King James Bible Composition Awards

The King James Version of the Bible (KJV), also known as the Authorised Version, was published in 1611. Its 400th anniversary is being marked with a series of events arranged by the King James Bible Trust, among which is this competition for young composers, using texts from the KJV. This is known as the King James Bible Composition Awards.

We are delighted to announce the four short-listed works in each of the two categories:

Category A for an anthem or song for up to 4 vocal parts and keyboard, suitable for use in worship and composed with non-professional, less experienced, performers in mind.

Andrew-John Bethke - ‘Sing, O heavens’ (Isaiah 49 v13)

Thomas Hewitt Jones - ‘Thou art worthy’ (Revelation 4 v11)

Owain Park - ‘Let thine heart’ (Proverbs 3 v1-12)

Christopher Totney - ‘The Mystery of Christ’ (Isaiah 42 v14, 16; Revelation 22 v1-2; Colossians 4 v2-4)

Category B for an anthem for an experienced choir in up to 8 parts, unaccompanied or with organ, suitable for use in worship.

Andrew Cusworth - ‘Give ear, O ye heavens’ (Deuteronomy 32 v1-3)

William Dougherty - ‘Sing Unto the Lord’ (Isaiah 24 v 1-14, 12 v1-6)

Anna R Matthews - ‘Hast thou not known?’ (Isaiah 40 v28-31)

Zachary Wadsworth - ‘Out of the South Cometh the Whirlwind’ (verses from the Book of Job)

The Finals

The finals, compèred by Katie Derham, will take place at the Temple Church, off Fleet Street, London EC4Y 7HL on Tuesday 17 May at 6.00pm. The compositions will be sung by the Royal College of Music Junior Department Chamber Choir, conducted by Joy Hill. Bob Chilcott and James MacMillan will give the adjudications. Tickets £20 (concessions £10) to include wine and canapés are available from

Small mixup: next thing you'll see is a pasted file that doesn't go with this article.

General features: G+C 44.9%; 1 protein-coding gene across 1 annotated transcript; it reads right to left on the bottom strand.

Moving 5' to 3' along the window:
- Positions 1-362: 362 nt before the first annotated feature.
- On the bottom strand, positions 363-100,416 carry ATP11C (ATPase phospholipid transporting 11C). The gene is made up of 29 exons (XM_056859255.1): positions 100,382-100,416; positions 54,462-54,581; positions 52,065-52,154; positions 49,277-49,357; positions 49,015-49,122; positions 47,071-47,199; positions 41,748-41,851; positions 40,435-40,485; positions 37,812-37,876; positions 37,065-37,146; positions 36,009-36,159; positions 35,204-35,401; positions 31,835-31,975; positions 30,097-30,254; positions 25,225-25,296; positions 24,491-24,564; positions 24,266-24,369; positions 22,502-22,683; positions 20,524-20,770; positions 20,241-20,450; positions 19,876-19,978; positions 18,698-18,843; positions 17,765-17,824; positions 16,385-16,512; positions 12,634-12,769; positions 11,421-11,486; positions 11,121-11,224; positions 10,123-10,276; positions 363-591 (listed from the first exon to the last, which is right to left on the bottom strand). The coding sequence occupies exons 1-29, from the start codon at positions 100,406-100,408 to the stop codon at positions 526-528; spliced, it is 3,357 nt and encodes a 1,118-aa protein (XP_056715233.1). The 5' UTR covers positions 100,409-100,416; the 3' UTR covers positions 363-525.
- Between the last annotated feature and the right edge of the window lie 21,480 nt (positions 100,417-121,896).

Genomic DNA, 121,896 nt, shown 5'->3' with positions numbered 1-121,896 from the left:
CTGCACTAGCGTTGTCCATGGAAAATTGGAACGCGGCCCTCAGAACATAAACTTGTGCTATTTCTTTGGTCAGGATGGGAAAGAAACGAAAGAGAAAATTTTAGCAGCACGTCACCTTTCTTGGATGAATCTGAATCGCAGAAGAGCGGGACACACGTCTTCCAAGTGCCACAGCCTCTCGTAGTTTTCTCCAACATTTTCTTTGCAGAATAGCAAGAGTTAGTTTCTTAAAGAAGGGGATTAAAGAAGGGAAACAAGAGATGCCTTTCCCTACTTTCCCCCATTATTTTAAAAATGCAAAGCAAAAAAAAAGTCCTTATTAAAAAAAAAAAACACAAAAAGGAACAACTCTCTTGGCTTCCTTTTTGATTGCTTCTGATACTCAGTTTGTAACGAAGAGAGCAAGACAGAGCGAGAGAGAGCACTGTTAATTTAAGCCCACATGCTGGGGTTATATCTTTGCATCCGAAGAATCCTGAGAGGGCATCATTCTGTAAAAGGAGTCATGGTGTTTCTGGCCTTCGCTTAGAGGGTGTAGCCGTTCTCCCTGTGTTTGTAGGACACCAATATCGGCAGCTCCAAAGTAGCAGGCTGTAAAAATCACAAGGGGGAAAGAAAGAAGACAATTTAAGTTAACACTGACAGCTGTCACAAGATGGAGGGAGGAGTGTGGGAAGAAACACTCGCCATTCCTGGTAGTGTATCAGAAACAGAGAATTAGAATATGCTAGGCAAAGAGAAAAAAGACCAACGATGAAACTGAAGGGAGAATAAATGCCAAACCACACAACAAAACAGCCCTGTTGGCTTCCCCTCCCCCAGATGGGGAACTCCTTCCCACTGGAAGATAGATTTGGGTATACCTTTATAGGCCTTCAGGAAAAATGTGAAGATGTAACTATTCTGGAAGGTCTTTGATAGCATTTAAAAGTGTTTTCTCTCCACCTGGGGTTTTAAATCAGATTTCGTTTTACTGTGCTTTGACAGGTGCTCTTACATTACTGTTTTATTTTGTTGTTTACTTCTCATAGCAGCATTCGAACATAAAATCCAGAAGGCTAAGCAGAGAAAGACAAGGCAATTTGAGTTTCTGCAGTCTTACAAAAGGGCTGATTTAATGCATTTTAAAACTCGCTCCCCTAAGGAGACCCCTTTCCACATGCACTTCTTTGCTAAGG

Information about the composers

Andrew-John Bethke is Director of Music at Christ Church (Constantia) in the South African city of Cape Town. He is currently completing a PhD in musicology at the University of Cape Town. Although he hopes to pursue an academic career, he is also vitally involved in the Capetownian church music scene, presenting choral day schools with the RSCM and working as a musical consultant for the diocesan and provincial Liturgical Committees. The bulk of his compositional output is for amateur church choirs.

Andrew Cusworth’s passion for composition emerged in his teens and grew alongside his other musical interests: 'cello, piano, organ, and conducting. He studied music and held an organ scholarship at Magdalene College, Cambridge, graduating in 2006. He returned to Magdalene in 2010 to study for the new MMus in Choral Studies. Recent works include Factum est silentium: Antiphon for St Michael which was selected as winner of the New Music for St Paul’s composition competition in 2010.